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Whether deployed in space or on the surface of the earth, remote sensing instruments are increasingly becoming standard archaeological tools. Space age techniques have begun to accumulate a wealth of information and unusual evidence such as the presence of sand-buried courses of ancient rivers in the Sahara and the associated remains of human occupations. Perhaps as important, some have been able to gather priceless knowledge without disturbing fragile sites—a capability that is particularly significant in this era of conservation.
Remote Sensing in Archaeology illustrates the uses of advanced technology in archaeological investigation. It deals with hand-held instruments that probe the subsurface of the earth to unveil layering and associated sites; underwater exploration and photography of submerged sites and artifacts; and the utilization of imaging from aircraft and spacecraft to reveal the regional setting of archaeological sites and to assist in cultural resource management. In each case, the technical developments are explained first, followed by examples of applications as case studies.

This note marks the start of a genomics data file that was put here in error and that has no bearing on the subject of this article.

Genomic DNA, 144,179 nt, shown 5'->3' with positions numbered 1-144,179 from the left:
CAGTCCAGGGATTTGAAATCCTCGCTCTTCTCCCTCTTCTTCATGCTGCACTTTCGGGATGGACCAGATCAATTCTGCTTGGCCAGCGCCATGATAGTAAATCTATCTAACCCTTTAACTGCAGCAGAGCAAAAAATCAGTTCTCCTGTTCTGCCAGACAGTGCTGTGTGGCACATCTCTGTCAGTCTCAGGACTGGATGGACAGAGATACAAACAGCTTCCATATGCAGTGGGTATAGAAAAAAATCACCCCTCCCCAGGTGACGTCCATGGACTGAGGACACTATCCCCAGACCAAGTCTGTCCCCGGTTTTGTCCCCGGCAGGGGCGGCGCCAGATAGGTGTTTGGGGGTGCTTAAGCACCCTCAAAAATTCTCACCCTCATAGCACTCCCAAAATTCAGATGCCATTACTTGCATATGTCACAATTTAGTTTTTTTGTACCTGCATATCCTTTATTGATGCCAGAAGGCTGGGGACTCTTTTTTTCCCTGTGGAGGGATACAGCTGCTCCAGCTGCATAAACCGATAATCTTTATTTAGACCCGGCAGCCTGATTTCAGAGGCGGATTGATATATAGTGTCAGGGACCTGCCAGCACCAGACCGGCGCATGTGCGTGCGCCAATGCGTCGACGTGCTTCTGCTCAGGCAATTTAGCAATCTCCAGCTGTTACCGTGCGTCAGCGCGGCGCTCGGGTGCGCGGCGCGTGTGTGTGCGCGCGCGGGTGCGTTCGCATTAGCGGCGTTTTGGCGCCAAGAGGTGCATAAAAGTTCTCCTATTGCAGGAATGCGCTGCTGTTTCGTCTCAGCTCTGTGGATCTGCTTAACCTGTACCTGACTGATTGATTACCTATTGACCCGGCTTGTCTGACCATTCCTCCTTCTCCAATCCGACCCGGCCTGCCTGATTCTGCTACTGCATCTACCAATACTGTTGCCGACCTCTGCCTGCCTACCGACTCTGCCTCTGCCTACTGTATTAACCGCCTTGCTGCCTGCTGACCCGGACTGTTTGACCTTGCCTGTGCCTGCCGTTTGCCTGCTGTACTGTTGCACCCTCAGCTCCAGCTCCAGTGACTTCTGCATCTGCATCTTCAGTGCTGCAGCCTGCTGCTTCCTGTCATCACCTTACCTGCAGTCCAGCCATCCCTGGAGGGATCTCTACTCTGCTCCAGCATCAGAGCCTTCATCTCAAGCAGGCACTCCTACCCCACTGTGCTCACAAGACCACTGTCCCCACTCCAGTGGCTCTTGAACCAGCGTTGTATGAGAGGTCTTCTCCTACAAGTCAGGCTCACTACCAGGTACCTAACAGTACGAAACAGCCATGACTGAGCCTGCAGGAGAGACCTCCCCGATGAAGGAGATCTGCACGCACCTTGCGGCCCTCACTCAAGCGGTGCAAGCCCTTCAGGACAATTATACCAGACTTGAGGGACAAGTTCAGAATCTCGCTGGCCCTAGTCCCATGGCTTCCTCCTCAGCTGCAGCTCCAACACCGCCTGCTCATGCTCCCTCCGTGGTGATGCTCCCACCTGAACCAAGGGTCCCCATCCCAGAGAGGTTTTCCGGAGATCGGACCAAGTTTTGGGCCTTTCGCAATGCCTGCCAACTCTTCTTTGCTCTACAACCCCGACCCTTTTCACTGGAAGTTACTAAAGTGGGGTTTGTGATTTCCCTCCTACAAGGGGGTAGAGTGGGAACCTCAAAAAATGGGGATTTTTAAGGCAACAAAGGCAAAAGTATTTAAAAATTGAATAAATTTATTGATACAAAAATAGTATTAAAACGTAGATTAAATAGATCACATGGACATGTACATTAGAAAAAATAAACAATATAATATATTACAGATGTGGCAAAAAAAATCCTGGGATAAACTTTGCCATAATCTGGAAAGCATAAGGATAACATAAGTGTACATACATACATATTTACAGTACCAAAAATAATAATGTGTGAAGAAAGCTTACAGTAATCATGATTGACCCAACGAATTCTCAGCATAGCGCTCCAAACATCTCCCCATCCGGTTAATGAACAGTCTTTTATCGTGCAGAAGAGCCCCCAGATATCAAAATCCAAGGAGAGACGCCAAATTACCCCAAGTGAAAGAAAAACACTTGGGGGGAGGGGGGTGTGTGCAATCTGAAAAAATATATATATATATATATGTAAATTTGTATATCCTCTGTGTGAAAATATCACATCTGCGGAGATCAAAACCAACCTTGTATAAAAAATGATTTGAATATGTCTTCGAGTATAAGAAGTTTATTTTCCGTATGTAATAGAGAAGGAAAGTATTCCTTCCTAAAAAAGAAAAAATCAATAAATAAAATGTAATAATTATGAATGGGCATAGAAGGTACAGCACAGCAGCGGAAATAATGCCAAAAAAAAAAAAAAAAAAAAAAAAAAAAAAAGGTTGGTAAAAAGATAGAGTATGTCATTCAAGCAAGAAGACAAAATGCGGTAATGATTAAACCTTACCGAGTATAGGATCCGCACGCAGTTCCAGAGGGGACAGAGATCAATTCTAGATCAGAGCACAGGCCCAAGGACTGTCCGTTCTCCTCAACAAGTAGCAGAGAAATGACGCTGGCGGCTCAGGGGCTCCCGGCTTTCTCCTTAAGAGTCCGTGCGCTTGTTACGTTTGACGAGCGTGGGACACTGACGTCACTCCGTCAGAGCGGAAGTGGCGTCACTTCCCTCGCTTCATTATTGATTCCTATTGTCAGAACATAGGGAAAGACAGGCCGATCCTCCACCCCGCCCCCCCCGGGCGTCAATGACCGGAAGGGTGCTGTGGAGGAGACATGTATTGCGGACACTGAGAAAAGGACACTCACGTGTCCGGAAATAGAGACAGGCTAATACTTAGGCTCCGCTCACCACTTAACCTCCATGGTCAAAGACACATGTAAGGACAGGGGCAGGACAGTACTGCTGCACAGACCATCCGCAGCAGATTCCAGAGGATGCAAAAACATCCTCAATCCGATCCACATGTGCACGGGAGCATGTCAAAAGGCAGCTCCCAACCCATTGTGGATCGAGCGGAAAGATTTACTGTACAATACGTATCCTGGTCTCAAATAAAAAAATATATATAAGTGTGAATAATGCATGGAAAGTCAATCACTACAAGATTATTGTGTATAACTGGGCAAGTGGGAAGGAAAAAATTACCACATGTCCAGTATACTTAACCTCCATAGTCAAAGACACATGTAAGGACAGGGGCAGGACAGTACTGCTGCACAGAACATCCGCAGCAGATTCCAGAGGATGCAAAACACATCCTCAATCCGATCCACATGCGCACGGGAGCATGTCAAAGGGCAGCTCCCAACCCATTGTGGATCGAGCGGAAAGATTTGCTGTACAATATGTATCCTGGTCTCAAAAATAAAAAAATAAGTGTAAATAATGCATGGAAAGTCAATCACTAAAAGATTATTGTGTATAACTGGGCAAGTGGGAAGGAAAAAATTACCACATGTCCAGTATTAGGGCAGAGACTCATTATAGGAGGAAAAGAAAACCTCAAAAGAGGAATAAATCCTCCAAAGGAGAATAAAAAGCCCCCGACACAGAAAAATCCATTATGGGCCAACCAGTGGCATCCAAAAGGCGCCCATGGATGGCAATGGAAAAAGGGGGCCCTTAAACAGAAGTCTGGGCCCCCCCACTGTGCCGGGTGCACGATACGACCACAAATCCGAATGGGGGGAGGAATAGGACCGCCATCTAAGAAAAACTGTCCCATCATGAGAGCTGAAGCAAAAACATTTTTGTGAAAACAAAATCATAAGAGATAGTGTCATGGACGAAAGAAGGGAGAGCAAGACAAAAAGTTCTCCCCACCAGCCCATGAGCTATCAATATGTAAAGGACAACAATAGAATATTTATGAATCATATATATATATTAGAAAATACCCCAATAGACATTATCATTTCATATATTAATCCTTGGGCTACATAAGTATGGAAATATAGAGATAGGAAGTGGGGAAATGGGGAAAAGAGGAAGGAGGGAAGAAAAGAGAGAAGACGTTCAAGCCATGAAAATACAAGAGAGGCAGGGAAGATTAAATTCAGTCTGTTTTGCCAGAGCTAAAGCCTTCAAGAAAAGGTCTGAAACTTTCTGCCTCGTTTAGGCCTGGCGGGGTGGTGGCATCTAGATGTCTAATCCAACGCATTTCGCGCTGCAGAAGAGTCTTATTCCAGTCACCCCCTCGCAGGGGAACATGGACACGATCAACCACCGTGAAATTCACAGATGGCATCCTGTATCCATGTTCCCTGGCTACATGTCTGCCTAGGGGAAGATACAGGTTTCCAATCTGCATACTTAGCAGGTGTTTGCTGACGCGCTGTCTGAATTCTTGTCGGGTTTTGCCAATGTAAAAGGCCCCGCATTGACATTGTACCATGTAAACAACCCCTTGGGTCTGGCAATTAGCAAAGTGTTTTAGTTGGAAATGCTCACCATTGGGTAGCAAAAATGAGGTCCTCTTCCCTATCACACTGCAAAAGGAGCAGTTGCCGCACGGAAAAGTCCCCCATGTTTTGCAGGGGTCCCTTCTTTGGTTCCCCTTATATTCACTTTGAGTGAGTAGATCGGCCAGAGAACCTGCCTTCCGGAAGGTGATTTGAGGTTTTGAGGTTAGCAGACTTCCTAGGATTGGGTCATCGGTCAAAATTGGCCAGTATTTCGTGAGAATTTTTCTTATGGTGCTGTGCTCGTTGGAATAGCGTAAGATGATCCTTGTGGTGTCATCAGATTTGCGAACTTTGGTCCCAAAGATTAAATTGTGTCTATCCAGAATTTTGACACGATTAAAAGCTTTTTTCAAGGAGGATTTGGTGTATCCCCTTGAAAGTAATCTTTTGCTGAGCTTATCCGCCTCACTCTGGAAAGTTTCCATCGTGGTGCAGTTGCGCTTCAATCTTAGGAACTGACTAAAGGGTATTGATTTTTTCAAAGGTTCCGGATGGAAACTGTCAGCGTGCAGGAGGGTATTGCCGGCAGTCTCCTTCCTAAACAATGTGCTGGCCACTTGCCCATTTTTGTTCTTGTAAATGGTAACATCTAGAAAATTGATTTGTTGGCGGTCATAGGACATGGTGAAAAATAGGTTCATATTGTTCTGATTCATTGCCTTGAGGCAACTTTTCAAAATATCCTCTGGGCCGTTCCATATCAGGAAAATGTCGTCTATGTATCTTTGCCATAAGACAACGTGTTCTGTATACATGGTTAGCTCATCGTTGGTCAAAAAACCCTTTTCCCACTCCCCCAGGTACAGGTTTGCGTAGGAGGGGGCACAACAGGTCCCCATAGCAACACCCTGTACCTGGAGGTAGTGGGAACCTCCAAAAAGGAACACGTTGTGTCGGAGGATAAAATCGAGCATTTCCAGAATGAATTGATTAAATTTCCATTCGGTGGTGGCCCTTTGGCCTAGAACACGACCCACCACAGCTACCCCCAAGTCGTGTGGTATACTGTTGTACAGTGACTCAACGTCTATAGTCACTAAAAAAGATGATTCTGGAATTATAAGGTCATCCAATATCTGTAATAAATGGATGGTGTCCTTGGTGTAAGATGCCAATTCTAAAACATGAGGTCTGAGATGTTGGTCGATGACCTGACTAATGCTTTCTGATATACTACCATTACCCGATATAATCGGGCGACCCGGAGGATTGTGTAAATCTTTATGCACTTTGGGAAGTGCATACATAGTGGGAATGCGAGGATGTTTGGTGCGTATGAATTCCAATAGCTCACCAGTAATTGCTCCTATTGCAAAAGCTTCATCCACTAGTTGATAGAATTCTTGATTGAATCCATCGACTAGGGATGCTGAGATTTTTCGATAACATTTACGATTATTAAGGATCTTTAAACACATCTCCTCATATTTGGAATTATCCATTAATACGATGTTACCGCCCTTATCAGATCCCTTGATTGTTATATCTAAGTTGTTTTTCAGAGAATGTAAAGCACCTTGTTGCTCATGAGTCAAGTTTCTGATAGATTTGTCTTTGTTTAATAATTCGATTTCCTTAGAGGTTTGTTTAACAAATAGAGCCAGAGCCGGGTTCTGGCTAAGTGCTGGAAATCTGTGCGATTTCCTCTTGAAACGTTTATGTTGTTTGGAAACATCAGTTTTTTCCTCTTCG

Contributors are renowned experts from the international scientific community. Each chapter is composed as a self-standing contribution with a summary and an introduction to help the reader grasp the value of its contents. The book is profusely illustrated with graphs and photographs to explain the methodologies and results, so that the reader may better understand the principles involved and apply the knowledge gained to similar environments. Complete lists of references cited will also allow the reader to investigate more deeply the problems and findings.
"This book provides an excellent and diverse overview of the emerging capability of remote sensing archaeology and is a very valuable and important text for archaeologists in their quest to use advanced technology to help in their studies of exploration, and for remote sensing technologists and scientists by giving them a good understanding of the challenges that archaeologists find in their endeavors. The editors are to be applauded for bringing together such an excellent collection of authors and articles to cover this important emerging field."
—Charles Elachi, Director, Jet Propulsion Laboratory (NASA), Pasadena, California